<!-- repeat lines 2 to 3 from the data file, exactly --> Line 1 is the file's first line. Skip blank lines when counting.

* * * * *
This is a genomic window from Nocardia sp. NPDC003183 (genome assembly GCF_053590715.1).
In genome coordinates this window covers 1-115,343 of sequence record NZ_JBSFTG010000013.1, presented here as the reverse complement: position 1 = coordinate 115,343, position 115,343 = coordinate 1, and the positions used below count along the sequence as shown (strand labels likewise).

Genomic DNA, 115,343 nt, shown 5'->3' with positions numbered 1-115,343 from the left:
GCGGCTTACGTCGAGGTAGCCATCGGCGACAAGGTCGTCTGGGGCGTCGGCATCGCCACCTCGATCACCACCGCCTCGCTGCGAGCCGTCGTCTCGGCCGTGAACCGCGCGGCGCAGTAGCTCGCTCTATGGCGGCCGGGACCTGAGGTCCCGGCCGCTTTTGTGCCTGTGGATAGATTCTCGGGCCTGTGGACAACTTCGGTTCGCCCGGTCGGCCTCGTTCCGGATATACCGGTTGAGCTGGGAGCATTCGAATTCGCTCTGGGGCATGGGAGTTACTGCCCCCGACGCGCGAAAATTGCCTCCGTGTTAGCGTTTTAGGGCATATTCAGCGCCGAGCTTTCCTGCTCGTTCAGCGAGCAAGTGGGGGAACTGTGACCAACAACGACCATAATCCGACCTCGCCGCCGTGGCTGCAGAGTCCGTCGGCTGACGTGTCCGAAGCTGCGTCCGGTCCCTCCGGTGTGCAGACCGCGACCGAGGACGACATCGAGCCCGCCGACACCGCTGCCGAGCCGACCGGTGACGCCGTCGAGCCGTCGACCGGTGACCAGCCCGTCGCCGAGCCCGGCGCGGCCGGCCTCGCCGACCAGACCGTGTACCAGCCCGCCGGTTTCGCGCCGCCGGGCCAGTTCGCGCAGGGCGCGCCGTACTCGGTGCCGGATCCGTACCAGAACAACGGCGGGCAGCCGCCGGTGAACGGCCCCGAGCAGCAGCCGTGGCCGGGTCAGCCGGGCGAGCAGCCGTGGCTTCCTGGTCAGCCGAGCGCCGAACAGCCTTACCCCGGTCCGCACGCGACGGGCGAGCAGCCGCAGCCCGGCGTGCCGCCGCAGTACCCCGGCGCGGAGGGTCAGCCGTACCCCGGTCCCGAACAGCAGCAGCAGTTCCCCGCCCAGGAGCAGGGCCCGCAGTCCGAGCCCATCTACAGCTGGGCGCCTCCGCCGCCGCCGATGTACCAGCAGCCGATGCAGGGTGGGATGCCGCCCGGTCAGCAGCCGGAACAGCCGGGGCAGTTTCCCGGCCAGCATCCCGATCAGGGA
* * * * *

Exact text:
In genome coordinates this window covers 1-115,343 of sequence record NZ_JBSFTG010000013.1, presented here as the reverse complement: position 1 = coordinate 115,343, position 115,343 = coordinate 1, and the positions used below count along the sequence as shown (strand labels likewise).

Genomic DNA, 115,343 nt, shown 5'->3' with positions numbered 1-115,343 from the left: